NEW YORK — Max Samuel “Tom” Grumbacher, former chairman of The Bon-Ton Stores Inc., the second-largest regional department store in the U.S., died Wednesday at home in Philadelphia after a long illness. He was 93.

Drawn into the family business in 1931 by a crisis — his father’s health was deteriorating and the store, like others during the Great Depression, was struggling — Grumbacher decided to forgo a college education. He quickly rose to the position of president, which he held for 28 years, until he turned over management of the chain’s day-to-day operations to his son, M. Thomas “Tim” Grumbacher in 1967.

The senior Grumbacher remained active in the company, focusing on real estate and expansion strategies. He stepped down as chairman in 1987, but kept a seat on Bon-Ton’s board until he retired in 1996, when he was voted director emeritus.

Grumbacher is credited with steering the company’s growth through expansion and acquisitions and beginning the transformation of his family’s business from a single store in York, Pa., to a chain of 279 stores in 23 states. In March, Bon-Ton completed the $1.05 billion cash purchase of Saks Inc.’s Northern Department Store Group, which has a 142-store base in 12 states.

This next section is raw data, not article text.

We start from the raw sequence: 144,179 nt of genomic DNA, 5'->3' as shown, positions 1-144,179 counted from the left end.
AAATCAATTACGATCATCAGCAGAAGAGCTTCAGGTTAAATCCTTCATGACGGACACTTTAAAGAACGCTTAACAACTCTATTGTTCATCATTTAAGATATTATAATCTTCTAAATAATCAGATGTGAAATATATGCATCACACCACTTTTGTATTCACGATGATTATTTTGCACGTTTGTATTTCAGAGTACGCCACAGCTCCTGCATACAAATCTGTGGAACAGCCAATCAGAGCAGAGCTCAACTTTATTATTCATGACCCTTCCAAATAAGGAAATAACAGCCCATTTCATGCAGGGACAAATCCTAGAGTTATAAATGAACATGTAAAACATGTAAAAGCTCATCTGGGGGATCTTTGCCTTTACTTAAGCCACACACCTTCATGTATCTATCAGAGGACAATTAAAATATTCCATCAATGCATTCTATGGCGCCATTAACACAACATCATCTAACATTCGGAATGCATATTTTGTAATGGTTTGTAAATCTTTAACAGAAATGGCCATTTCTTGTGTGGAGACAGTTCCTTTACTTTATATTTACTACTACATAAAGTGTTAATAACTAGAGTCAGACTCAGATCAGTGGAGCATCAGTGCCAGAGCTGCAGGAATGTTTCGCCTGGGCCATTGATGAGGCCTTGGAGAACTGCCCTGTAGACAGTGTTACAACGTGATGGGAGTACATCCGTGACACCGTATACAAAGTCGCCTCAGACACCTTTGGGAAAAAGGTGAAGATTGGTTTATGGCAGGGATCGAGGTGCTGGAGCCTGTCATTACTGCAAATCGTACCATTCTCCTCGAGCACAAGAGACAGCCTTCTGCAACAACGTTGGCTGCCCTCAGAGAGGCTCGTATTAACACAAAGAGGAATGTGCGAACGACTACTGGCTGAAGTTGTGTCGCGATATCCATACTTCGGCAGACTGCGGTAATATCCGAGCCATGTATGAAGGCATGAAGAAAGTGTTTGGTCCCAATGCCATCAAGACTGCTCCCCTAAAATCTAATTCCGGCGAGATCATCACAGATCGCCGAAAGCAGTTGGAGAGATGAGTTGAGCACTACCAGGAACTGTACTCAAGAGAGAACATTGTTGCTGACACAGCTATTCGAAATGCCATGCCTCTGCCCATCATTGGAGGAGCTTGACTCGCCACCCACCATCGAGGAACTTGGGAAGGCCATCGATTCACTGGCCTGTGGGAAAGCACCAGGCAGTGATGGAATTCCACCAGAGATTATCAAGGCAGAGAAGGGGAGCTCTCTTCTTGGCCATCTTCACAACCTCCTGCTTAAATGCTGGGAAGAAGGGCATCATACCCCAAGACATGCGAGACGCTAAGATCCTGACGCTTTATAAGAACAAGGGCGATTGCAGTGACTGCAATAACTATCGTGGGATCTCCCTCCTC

Committed to community leadership, Grum­bacher was active in the York Chamber of Com­merce, York Council of Jewish Charities, United Fund of York City and the York Family Service Bureau.

A longtime philanthropist through his M. S. Grumbacher Foundation, he supported medical research, education and cultural and civic organizations. The foundation in 1999 endowed a scholarship in his name for business students at Penn State.

Grumbacher is survived by his son, Tim, two daughters, Susan Gregory and Mary Jo Grum­bacher, five grandchildren and six great-grandchildren.

Funeral services are scheduled for noon on Monday at Temple Beth Israel in York.

This story first appeared in the June 9, 2006 issue of WWD. Subscribe Today.

load comments
blog comments powered by Disqus